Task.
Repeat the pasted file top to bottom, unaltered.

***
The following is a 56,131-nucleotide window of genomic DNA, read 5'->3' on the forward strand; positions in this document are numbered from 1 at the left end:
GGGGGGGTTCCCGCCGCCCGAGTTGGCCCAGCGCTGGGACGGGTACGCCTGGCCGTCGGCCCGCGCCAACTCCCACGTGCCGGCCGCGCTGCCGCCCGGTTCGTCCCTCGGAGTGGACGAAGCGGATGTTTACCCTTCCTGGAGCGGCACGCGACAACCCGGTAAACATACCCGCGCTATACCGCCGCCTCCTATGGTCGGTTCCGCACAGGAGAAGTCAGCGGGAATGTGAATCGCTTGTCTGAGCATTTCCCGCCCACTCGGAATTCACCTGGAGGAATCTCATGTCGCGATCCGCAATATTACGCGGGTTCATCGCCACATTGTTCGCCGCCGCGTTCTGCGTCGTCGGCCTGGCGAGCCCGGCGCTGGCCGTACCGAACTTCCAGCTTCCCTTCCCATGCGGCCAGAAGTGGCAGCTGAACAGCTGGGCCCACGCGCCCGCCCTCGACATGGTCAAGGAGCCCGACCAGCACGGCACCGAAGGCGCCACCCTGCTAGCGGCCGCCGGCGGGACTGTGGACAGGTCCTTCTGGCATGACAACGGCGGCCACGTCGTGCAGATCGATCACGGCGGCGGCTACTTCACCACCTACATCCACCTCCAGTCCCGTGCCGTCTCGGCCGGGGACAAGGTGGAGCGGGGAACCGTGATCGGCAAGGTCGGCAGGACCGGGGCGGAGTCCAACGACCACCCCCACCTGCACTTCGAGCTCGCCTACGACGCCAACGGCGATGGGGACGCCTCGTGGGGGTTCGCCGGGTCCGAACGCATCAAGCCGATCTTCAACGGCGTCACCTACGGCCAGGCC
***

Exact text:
The following is a 56,131-nucleotide window of genomic DNA, read 5'->3' on the forward strand; positions in this document are numbered from 1 at the left end:
GGGGGGGTTCCCGCCGCCCGAGTTGGCCCAGCGCTGGGACGGGTACGCCTGGCCGTCGGCCCGCGCCAACTCCCACGTGCCGGCCGCGCTGCCGCCCGGTTCGTCCCTCGGAGTGGACGAAGCGGATGTTTACCCTTCCTGGAGCGGCACGCGACAACCCGGTAAACATACCCGCGCTATACCGCCGCCTCCTATGGTCGGTTCCGCACAGGAGAAGTCAGCGGGAATGTGAATCGCTTGTCTGAGCATTTCCCGCCCACTCGGAATTCACCTGGAGGAATCTCATGTCGCGATCCGCAATATTACGCGGGTTCATCGCCACATTGTTCGCCGCCGCGTTCTGCGTCGTCGGCCTGGCGAGCCCGGCGCTGGCCGTACCGAACTTCCAGCTTCCCTTCCCATGCGGCCAGAAGTGGCAGCTGAACAGCTGGGCCCACGCGCCCGCCCTCGACATGGTCAAGGAGCCCGACCAGCACGGCACCGAAGGCGCCACCCTGCTAGCGGCCGCCGGCGGGACTGTGGACAGGTCCTTCTGGCATGACAACGGCGGCCACGTCGTGCAGATCGATCACGGCGGCGGCTACTTCACCACCTACATCCACCTCCAGTCCCGTGCCGTCTCGGCCGGGGACAAGGTGGAGCGGGGAACCGTGATCGGCAAGGTCGGCAGGACCGGGGCGGAGTCCAACGACCACCCCCACCTGCACTTCGAGCTCGCCTACGACGCCAACGGCGATGGGGACGCCTCGTGGGGGTTCGCCGGGTCCGAACGCATCAAGCCGATCTTCAACGGCGTCACCTACGGCCAGGCC